Exalt vs Hoist - What's the difference?

exalt | hoist | Related terms |

Exalt is a related term of hoist.


In lang=en terms the difference between exalt and hoist

is that exalt is to honor; to hold in high esteem while hoist is to be lifted up.

As verbs the difference between exalt and hoist

is that exalt is to honor; to hold in high esteem while hoist is to raise; to lift; to elevate; especially, to raise or lift to a desired elevation, by means of tackle or pulley, as a sail, a flag, a heavy package or weight.

As a noun hoist is

a hoisting device, such as pulley or crane.

exalt

English

Verb

(en verb)
  • To honor; to hold in high esteem.
  • They exalted their queen.
  • To raise in rank, status etc., to elevate.
  • The man was exalted from a humble carpenter to a minister.

    Derived terms

    * exaltedly * exaltedness * exalter

    See also

    * exult

    Anagrams

    *

    hoist

    English

    Verb

  • To raise; to lift; to elevate; especially, to raise or lift to a desired elevation, by means of tackle or pulley, as a sail, a flag, a heavy package or weight.
  • * Alexander Pope
  • They land my goods, and hoist my flying sails.
  • * South
  • hoisting him into his father's throne
  • * 1719:
  • ...but this last was so heavy, I could not hoist it up to get it over the ship's side.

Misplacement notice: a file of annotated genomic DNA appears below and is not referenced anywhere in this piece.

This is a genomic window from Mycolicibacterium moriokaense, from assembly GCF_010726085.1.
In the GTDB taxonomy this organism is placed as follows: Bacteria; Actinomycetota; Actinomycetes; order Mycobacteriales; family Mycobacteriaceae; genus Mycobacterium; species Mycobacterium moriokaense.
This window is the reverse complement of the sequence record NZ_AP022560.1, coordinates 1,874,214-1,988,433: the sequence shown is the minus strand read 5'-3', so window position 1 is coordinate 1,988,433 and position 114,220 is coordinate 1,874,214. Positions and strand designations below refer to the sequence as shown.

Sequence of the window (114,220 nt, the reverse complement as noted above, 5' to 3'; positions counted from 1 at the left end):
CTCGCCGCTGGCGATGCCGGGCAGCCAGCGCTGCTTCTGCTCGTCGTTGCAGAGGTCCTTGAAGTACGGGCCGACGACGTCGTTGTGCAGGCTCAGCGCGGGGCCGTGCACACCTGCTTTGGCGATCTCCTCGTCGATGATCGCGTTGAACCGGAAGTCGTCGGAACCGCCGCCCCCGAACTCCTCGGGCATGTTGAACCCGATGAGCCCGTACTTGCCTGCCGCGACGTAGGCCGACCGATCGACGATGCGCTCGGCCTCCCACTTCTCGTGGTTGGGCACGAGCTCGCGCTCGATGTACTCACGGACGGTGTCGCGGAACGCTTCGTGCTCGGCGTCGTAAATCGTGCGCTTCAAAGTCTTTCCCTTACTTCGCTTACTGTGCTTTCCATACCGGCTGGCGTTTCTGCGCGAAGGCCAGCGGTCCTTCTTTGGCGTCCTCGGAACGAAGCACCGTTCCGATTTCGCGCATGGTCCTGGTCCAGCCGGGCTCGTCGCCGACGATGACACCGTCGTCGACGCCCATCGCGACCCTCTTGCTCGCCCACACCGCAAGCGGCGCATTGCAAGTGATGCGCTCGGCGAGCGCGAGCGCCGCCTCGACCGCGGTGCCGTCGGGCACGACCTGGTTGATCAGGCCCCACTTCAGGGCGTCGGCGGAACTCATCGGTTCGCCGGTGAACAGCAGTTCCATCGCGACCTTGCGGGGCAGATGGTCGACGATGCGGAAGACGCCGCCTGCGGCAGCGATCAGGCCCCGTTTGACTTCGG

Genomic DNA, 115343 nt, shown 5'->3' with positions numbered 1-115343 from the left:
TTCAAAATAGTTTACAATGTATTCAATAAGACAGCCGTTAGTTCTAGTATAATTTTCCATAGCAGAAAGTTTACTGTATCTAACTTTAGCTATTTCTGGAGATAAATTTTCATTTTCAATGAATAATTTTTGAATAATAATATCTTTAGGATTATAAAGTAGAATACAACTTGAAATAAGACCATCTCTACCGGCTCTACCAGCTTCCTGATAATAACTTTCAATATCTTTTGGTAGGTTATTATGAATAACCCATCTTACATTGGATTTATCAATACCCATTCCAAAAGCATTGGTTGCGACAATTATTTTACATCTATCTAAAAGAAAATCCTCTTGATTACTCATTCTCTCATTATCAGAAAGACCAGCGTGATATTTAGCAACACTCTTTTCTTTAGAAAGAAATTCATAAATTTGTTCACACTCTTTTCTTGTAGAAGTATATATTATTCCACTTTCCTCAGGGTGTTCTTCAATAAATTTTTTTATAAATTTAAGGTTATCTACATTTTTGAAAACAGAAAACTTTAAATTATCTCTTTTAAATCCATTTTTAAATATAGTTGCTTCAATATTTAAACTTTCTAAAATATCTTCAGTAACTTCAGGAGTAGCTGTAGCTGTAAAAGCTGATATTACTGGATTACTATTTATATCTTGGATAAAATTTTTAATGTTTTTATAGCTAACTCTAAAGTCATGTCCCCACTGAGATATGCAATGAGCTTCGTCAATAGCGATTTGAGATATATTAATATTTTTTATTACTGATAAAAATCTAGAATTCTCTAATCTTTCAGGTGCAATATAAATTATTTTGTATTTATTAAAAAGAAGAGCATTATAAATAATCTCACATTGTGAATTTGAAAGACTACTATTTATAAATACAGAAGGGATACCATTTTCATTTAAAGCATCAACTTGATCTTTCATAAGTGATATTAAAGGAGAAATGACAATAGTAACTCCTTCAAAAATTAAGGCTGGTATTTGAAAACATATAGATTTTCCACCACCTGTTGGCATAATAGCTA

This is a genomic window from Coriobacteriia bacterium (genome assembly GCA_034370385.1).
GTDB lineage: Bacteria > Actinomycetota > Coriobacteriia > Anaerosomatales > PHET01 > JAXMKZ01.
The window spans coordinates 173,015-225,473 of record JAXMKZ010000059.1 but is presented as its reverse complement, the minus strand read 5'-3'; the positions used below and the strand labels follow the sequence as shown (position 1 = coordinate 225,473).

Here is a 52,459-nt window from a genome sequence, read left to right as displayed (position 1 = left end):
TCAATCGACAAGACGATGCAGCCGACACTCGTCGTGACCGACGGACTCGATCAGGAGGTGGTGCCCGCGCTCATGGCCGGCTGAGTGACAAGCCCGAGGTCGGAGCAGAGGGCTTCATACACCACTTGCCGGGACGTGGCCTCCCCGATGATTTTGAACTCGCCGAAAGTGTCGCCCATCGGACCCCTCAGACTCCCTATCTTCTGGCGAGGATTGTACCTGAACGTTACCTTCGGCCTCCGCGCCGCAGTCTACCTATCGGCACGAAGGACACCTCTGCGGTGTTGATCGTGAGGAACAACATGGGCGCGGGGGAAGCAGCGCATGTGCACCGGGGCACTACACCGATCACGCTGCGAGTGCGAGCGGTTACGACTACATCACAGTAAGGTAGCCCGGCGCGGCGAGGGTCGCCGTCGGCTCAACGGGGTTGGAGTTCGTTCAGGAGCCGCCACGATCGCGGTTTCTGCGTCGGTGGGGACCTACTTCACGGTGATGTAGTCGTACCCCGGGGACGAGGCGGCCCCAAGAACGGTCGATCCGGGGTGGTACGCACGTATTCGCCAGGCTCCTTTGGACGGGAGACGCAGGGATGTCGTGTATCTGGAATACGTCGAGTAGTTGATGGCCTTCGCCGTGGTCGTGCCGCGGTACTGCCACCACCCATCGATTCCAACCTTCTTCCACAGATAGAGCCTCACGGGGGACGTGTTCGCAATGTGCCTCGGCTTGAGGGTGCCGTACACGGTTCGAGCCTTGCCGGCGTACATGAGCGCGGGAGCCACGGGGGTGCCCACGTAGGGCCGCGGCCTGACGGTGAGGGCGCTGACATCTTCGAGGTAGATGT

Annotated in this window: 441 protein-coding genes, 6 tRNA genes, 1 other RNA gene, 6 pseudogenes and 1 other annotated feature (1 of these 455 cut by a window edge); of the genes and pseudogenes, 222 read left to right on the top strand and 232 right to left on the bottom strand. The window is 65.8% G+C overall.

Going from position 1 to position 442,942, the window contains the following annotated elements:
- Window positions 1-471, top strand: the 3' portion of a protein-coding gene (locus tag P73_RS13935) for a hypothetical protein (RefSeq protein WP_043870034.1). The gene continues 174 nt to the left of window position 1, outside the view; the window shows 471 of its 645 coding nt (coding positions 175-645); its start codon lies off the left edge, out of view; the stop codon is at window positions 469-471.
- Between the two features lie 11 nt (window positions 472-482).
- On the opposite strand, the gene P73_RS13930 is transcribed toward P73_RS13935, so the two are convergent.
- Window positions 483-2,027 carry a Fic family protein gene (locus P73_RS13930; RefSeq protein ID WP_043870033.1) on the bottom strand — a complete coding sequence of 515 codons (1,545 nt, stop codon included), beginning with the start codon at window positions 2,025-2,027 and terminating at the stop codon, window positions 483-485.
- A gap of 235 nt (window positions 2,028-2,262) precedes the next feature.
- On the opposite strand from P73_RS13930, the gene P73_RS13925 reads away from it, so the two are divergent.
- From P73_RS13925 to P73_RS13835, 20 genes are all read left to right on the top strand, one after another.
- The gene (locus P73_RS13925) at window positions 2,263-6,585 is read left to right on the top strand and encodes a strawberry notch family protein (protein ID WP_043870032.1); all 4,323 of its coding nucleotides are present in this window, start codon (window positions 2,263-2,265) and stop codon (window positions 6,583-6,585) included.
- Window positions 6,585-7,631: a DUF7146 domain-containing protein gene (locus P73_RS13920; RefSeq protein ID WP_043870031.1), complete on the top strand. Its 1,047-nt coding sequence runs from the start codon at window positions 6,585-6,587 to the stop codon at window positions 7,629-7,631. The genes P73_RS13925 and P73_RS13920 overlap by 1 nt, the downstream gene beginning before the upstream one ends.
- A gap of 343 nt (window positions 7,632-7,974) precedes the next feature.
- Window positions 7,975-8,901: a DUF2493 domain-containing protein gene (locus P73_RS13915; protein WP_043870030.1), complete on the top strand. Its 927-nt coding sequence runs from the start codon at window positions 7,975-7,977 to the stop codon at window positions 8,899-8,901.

• * 1883 , (Robert Louis Stevenson), (Treasure Island)
  • Between us, with much trouble, we managed to hoist him upstairs, and laid him on his bed, where his head fell back on the pillow, as if he were almost fainting.
  • * {{quote-news
  • , year=2011 , date=October 23 , author=Tom Fordyce , title=2011 Rugby World Cup final: New Zealand 8-7 France , work=BBC Sport citation , page= , passage=And when skipper Richie McCaw hoisted the Webb Ellis Trophy high into the night, a quarter of a century of hurt was blown away in an explosion of fireworks and cheering.}}
  • (historical) To lift someone up to be flogged.
  • To be lifted up.
  • (comptheory) To extract (code) from a loop construct as part of optimization.
  • Usage notes

    * "Hoisted" is about fifteen times more common than "hoist" in US usage as past and past participle. The "hoist" form is also uncommon in the UK except in the expression "hoist by one's own petard".

    Quotations

    * They land my goods, and hoist my flying sails . — * Hoisting him into his father’s throne . —

    Noun

    (en noun)
  • A hoisting device, such as pulley or crane.
  • The act of hoisting; a lift.
  • Give me a hoist over that wall.
  • The perpendicular height of a flag, as opposed to the fly, or horizontal length, when flying from a staff.
  • The vertical edge of a flag which is next to the staff.
  • The height of a fore-and-aft sail, next the mast or stay.